In its inaugural editorial, Apple Daily stated that it intended to be a document for the people of Hong Kong.
Lai, its founder and financier, a devout Catholic who had made a fortune in the fashion business, named the newspaper after the forbidden fruit in the Garden of Eden in the Old Testament. His rhyming cup jingle – “An apple a day, no liar can hold the weight” – caught the attention of Hong Kong readers accustomed to firmer offers.
He was strong. He was brave, He was shining.
The newspaper caught attention when it snapped a surreptitiously shot photo of Deng Xiaoping – China’s top leader who died in February at the age of 92 – on his deathbed on the front page.
Brutality was his selling point.
Its journalists have often sniffed out public officials and acted out of comfort.
“He speaks truth to power and finds a way to do it profitably,” said Lokman Tsui, assistant professor of journalism at the Chinese University of Hong Kong.
The card accompanies the high and low front. The colorful spreads of scantily clad female models appeared in the same section of the paper as erudite columns with quotations in Latin and classical Chinese. With a couple of exceptions, his ranks of chroniclers were those that belonged to the pro-democracy circle of the territory.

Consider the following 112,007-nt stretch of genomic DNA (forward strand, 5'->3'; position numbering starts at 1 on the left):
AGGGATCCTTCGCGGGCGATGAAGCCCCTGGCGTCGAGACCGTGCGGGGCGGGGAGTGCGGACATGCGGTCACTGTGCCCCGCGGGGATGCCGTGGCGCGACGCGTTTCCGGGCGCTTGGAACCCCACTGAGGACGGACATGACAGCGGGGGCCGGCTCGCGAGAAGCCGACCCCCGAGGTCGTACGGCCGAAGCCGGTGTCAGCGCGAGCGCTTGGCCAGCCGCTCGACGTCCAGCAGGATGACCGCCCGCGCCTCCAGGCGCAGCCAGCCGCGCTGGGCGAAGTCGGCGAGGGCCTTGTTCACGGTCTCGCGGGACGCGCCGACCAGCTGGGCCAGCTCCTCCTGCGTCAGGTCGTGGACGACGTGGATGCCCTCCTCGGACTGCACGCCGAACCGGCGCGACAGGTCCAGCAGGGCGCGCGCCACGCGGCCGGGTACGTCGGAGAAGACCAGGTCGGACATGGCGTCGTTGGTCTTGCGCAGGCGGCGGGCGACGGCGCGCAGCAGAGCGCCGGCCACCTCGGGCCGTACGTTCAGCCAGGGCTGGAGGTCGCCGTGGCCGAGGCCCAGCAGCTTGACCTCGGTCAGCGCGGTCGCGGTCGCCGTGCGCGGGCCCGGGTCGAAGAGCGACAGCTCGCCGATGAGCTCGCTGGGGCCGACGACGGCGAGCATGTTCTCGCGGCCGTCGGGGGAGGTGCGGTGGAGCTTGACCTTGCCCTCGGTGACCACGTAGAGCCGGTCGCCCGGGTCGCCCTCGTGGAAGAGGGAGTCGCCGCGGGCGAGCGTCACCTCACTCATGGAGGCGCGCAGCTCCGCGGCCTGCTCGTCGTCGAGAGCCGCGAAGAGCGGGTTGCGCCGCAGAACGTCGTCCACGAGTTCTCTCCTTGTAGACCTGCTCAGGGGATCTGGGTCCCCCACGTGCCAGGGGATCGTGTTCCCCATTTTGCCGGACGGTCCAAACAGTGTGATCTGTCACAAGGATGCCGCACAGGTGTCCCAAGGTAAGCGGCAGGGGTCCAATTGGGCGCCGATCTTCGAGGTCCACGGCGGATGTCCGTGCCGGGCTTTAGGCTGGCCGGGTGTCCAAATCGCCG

Giving people what they want
Launched at the dawn of the Internet age, everyday life is poised to adapt to the digital world. His website has pioneered animated news – a mix of stills, short clips and clever graphics with narration that drops sharp sarcasm. His live channel on YouTube has built a fervent following.
After a decade, paper circulation has peaked at 500,000 in a city of about six million people with a dozen newspapers.
Apple Daily’s defense journalism brand will soon become the newspaper a thorn in the side of the Chinese Communist Party. But to Lai, a maverick millionaire of rags-to-riches now called Public Enemy No. 1 from Beijing, it was only about giving his customers what they had to buy, even to protest insertions in posters.